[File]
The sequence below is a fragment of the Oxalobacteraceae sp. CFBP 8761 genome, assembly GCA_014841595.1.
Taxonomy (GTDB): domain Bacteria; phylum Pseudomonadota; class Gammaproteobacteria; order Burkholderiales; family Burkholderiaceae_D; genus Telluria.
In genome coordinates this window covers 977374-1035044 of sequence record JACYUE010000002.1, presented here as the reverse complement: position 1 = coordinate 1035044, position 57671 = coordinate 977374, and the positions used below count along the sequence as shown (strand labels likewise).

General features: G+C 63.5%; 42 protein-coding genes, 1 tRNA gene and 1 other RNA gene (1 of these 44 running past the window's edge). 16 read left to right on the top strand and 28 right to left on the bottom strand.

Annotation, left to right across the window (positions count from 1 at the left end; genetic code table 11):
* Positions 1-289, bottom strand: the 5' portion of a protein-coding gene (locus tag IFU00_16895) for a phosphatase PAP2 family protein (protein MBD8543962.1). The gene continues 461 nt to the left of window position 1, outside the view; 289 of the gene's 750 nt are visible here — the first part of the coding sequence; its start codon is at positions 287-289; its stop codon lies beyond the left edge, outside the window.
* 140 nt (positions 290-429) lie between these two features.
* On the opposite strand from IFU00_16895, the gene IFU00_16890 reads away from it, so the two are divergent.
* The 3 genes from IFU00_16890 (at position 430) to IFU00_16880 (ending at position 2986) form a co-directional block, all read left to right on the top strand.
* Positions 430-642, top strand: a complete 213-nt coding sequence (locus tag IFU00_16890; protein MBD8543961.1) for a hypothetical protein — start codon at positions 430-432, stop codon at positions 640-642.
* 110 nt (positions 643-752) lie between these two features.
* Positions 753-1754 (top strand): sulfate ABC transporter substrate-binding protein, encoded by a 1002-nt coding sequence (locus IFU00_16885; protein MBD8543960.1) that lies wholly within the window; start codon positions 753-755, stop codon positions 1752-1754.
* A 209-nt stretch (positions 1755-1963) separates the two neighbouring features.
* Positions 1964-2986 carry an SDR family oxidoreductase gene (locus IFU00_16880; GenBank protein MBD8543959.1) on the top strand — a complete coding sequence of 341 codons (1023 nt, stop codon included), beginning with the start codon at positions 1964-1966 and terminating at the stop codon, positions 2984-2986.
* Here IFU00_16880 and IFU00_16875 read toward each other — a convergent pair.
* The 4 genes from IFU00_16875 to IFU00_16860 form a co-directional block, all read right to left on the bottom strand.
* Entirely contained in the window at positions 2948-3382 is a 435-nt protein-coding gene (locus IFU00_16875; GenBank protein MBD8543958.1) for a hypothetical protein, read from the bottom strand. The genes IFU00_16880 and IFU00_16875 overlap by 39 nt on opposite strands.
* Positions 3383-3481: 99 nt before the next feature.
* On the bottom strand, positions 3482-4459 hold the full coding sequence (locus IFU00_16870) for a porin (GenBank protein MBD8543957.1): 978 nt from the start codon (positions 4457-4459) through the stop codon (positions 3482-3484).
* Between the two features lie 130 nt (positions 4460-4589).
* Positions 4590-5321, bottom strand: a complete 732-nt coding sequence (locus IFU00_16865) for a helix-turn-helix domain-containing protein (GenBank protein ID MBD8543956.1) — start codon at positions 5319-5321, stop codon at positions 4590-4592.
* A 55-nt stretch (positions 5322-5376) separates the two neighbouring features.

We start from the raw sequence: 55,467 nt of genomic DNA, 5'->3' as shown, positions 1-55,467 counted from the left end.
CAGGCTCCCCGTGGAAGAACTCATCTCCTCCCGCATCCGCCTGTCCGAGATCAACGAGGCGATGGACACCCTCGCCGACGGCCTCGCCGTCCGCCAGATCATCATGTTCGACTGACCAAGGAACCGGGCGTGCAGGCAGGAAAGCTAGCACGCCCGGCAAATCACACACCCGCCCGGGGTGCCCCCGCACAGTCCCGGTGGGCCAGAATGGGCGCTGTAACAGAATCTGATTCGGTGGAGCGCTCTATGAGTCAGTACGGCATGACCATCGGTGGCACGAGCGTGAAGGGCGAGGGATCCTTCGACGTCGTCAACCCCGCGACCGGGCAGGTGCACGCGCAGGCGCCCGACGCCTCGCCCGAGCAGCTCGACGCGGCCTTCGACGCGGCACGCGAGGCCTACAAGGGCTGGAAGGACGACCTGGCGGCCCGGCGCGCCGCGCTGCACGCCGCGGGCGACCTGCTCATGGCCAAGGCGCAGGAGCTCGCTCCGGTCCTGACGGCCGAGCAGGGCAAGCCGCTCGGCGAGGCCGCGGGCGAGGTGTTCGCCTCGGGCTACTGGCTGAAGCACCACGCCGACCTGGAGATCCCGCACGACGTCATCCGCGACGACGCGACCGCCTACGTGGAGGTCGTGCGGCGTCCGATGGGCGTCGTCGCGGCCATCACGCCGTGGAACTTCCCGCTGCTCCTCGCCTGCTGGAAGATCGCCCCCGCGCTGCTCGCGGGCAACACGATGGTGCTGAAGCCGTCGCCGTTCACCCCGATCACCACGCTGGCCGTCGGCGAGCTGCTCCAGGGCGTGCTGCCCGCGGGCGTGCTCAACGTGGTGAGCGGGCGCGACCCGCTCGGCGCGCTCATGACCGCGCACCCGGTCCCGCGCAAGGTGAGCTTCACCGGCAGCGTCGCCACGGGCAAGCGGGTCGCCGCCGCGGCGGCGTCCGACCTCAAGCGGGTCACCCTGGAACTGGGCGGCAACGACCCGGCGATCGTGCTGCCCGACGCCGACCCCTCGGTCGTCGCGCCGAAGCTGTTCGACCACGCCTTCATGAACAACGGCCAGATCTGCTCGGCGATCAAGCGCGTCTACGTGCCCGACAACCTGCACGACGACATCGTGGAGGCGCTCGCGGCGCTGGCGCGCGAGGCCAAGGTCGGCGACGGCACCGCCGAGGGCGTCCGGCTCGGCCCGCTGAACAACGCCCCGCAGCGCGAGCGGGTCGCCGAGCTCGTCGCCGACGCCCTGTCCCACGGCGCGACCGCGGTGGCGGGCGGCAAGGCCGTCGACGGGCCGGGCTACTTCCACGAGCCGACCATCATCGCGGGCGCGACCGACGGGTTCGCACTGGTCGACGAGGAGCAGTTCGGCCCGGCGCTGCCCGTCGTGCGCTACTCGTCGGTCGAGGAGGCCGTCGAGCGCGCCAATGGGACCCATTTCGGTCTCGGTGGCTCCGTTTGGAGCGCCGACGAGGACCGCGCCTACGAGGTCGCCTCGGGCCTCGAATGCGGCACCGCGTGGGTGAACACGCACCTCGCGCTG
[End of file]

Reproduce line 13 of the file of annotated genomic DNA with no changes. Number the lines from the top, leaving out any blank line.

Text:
* A 209-nt stretch (positions 1755-1963) separates the two neighbouring features.